Tonight, Kathe Kollwitz of the Guerrilla Girls joined the variable_d salon to discuss activism in a digital age. Formed in 1985, the artists assumed the names of dead women artists and wore gorilla masks in public, concealing their identities and focusing on the issues rather than their tastes adn personalities. Between 1985 and today, over 100 women, working collectively and anonymously, have produced posters, billboards, public actions, books and other projects bring gender issues to the forefront of public debate and discussion.
Our variable_d discussion centered around questions of anonymity, data, inequity, and strategy. How the group arrived at decisions, consensus, and maintained confidentiality were all subjects for lively debate. Ms. Kollwitz noted that at times, one will simply not know if something is an effective approach until she tries it. All the planning in the world can enter into a campaign, but it is always a little bit surprising what connects with people, and what does not. She suggests, “Try it!”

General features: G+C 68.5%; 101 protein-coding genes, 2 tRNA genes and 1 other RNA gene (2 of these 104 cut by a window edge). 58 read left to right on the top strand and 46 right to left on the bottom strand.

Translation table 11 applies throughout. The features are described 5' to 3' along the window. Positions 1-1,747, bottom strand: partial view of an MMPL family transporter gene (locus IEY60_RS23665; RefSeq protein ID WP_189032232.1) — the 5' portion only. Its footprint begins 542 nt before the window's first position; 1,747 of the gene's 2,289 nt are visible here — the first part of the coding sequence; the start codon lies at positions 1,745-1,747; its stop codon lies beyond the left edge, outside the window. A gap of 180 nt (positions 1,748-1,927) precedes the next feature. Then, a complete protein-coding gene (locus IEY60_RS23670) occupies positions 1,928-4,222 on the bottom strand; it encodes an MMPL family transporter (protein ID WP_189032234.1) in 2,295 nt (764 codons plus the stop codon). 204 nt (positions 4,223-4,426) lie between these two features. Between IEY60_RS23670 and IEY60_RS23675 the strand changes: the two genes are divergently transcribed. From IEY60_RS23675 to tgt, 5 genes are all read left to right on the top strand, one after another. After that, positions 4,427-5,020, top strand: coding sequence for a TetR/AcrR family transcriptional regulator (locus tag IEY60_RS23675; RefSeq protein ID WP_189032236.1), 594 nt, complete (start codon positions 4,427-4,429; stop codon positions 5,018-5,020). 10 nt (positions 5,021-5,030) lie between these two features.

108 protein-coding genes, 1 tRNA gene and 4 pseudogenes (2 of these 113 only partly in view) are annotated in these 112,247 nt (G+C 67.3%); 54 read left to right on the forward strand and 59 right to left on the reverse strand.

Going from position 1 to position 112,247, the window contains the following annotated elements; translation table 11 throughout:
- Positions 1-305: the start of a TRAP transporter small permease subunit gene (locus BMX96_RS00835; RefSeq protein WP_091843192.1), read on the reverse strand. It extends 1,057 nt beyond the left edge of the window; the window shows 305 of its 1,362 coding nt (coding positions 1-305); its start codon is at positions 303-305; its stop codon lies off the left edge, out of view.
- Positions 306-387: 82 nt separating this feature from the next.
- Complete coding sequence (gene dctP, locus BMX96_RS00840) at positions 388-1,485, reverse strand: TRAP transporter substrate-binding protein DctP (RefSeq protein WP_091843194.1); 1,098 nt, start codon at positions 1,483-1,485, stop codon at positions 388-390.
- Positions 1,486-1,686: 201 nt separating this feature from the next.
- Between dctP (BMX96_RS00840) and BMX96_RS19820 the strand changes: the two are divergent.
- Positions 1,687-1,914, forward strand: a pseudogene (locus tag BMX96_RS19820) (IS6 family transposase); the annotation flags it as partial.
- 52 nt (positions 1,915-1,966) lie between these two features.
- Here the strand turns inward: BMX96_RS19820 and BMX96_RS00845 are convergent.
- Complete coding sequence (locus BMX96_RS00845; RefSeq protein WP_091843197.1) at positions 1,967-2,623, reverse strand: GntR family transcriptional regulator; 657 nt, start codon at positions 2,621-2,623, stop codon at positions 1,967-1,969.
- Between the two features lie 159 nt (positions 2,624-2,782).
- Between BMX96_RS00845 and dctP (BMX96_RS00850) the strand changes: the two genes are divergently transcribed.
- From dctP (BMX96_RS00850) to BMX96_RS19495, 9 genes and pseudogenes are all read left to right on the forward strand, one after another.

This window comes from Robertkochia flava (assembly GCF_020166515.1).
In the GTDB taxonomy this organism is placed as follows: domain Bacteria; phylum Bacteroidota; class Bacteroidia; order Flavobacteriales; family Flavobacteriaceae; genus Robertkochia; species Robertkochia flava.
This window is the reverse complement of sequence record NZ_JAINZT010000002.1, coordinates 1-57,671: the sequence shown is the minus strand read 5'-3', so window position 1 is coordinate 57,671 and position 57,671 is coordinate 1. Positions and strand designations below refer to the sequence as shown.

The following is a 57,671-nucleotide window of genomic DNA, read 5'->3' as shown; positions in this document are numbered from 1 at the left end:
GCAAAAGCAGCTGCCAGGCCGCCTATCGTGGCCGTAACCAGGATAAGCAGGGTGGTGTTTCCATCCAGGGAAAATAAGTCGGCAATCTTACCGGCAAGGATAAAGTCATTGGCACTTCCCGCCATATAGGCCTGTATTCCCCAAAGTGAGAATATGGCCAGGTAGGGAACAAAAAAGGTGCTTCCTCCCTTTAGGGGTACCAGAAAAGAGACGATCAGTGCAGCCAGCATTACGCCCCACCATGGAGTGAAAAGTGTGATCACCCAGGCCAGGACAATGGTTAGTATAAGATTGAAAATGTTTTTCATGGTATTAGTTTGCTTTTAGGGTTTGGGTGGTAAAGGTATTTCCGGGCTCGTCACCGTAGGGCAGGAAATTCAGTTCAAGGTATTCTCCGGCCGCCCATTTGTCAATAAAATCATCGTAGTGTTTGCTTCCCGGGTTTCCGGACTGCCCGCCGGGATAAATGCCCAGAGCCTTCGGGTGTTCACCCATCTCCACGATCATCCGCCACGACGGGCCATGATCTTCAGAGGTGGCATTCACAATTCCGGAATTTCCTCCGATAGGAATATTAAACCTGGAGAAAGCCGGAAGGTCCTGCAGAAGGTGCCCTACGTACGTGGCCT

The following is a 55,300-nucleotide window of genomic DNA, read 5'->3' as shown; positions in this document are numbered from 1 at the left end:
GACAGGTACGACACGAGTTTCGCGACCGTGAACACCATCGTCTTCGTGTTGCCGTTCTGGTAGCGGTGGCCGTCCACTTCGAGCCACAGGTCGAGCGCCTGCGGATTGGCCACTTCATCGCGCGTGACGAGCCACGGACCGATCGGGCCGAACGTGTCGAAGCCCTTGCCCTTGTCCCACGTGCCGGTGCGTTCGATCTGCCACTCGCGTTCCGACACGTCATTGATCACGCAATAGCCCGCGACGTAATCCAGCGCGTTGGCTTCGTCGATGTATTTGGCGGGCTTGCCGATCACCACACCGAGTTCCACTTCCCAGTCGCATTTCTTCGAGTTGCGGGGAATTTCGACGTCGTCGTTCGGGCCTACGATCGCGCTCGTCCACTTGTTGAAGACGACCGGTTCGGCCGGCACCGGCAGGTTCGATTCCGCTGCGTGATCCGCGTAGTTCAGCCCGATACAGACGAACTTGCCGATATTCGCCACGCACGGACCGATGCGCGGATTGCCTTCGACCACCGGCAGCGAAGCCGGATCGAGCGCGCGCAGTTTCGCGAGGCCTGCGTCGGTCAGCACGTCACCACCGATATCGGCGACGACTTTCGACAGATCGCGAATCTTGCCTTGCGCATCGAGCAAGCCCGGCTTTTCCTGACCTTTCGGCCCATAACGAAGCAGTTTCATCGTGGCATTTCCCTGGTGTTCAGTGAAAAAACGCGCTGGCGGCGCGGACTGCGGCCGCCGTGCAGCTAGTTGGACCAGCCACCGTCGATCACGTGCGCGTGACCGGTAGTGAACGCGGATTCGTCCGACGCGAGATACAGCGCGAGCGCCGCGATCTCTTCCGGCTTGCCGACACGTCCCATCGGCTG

The DIALOGUES are student-conducted interviews and conversations with leading artists, scientists, and scholars of our time with the support of the Digital Humanities initiative. The conversations are digitally mediated via SKYPE software and held in the context of the weekly digital salon at Tiltfactor.